99% Invisible - Pinball Podcast

A few of us in the Tinkering Studio are big fans of the podcast 99% Invisible, a show that dissects hidden aspects of design that surrounds us in everyday life. In one of the most recent episodes, Roman and the crew delve into the fascinating and sometimes seedy world of pinball machines over the last hundred years in recognition of their recent legalization in the city of Oakland.

99% Invisible - Episode 135: For Amusement Only

One of the prominent guests on the show was tinkering studio artist-in-residence Micheal Scheiss who's Surf Champ visible pinball machine has been a highlight of the south gallery since our move to Pier 15. It was really cool to hear him on the podcast and learn more about the history of these amazing machines. And if you want more pinball goodness be sure to visit Micheal's Pacific Pinball Museum in Alameda.

Visible Pinball


Cool videos about superconductivity and shape memory wire

Happy to announce that EUPHRATES (the artist group who did Pythagora Switch chain reaction video in Japan) is visiting Tinkering Studio next summer for two weeks through our artist-in-residence program! In preparation for welcoming their residence here, I wanted to share some more of their work so that we would be a little more familiar with their work before they come.

Here are some videos that they sent us a while ago. They made these short films in collaboration with researchers from the National Institute for Material Science (NIMS) in Japan, and at that time it didn't have English subtitles... but now the videos got English subtitles so that people outside of Japan would enjoy them!

The first one is about superconductivity, and the second one is about shape memory wire. They are both great, not so instructional (I'm saying that as a compliment;-) but rather inspiring and delightful! The videos definitely ignite our curiosities and make us think about what else we can do using these materials.

Anyway, check these out:

The contraption with a candle and a small car reminds me of their Pythagora Switch chain reaction contraption. It would be cool to be able to incorporate this kind of interesting (but still rare) materials into our chain reaction activity in the future! We're so excited to having EUPHRATES as artist-in-residence here in Tinkering Studio. Can't wait to see what they will be working on with us!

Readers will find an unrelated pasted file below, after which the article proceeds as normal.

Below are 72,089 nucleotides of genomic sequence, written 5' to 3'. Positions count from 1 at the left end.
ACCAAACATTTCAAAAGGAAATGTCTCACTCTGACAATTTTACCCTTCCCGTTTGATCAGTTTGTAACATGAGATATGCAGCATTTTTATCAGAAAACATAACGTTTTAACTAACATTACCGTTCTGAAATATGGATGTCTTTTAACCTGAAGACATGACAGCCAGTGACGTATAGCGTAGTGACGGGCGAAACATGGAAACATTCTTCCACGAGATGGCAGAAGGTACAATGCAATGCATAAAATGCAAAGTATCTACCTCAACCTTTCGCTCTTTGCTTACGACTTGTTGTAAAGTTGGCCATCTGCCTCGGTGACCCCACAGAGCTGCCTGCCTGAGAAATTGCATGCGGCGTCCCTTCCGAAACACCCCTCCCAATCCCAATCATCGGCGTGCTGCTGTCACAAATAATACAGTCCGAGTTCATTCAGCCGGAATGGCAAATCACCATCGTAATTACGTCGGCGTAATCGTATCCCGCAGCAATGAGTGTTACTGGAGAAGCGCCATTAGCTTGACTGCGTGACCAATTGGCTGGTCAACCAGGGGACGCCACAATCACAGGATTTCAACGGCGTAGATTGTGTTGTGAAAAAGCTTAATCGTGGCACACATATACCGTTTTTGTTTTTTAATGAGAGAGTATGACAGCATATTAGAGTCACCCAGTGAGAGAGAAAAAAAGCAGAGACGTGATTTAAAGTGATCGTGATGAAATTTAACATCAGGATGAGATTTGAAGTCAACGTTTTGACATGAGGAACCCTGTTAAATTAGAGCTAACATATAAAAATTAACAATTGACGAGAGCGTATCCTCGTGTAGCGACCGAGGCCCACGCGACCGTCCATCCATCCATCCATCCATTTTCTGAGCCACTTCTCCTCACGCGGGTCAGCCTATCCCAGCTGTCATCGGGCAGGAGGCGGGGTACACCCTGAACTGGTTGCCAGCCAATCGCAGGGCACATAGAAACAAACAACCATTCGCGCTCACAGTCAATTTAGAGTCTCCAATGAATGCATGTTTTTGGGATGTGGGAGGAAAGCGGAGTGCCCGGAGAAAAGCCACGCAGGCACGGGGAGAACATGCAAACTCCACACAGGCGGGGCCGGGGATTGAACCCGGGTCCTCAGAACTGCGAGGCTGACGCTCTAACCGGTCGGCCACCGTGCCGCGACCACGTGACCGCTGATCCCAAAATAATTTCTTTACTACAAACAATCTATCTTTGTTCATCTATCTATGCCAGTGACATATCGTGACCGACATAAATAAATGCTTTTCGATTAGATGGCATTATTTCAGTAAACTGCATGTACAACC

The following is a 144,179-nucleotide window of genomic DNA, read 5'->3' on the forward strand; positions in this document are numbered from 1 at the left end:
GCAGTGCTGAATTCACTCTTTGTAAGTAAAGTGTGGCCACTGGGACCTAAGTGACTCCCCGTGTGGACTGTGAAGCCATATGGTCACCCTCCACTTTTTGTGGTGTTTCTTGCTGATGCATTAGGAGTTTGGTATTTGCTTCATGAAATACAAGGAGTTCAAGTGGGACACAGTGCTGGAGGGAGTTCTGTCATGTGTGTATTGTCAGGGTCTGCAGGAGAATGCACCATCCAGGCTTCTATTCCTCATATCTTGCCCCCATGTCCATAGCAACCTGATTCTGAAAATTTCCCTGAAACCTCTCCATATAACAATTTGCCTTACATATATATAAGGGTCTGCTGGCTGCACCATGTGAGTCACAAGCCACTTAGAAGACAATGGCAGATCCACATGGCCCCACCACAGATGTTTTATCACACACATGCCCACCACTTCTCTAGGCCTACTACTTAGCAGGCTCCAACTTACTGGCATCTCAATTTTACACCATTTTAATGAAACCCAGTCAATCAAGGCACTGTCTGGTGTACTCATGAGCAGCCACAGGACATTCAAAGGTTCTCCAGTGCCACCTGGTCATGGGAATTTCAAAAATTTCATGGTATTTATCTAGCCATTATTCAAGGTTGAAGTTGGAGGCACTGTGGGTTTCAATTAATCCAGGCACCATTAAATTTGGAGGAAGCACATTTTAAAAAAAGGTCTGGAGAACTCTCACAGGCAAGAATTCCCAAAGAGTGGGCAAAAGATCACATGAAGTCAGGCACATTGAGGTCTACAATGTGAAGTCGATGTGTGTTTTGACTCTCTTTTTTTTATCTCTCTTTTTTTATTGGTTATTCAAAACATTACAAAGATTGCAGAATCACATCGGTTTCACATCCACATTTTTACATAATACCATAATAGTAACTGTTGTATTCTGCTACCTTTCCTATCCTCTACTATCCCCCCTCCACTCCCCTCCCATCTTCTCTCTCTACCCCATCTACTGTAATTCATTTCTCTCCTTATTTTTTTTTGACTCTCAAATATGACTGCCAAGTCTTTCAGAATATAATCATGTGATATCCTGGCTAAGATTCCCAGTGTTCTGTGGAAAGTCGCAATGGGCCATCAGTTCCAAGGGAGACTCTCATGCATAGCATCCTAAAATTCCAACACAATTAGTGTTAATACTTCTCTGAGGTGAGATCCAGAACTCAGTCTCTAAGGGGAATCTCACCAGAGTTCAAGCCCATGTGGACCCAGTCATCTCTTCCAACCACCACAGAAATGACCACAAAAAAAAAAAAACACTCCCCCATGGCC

Related blog posts about EUPHRATES:
Nice to meet you EUPHRATES (8/11/2014)

A neat stereoscopic book (8/12/2014)

Biological motion in animation (8/15/2014)


Biomimicry and Mimosas with Juanita Schlaepfer

We've been interested in biohacking and biomimicry as possible ways to foster collaboration between us and the life sciences group here at the Explo and to expand the range of topics covered in tinkering studio. Over the summer, we collaborated with an artist-in-residence, Juanita Schlaepfer, who wanted to share some workshops that she has been experimenting with that coincidentally made use of one of the most popular residents of the exploratorium's east gallery.

But first, a little primer about biomimicry and biohacking and how those topics might relate to some of the projects and activities that we present in our tinkering workshop. A few weeks ago Chris Allen from Biomimcry 3.8 presented at the museum, although I didn't make it to the brownbag, I did some research about the group and think their site has a good description of the field which "is about looking to nature for inspiration for new inventions”. I also specifically like the blending of the fields of technology and biology. I think that tinkering, at it's heart, is about pushing the boundaries of cross-disciplinary collaboration and this seems to be an exciting way of expanding those possibilities.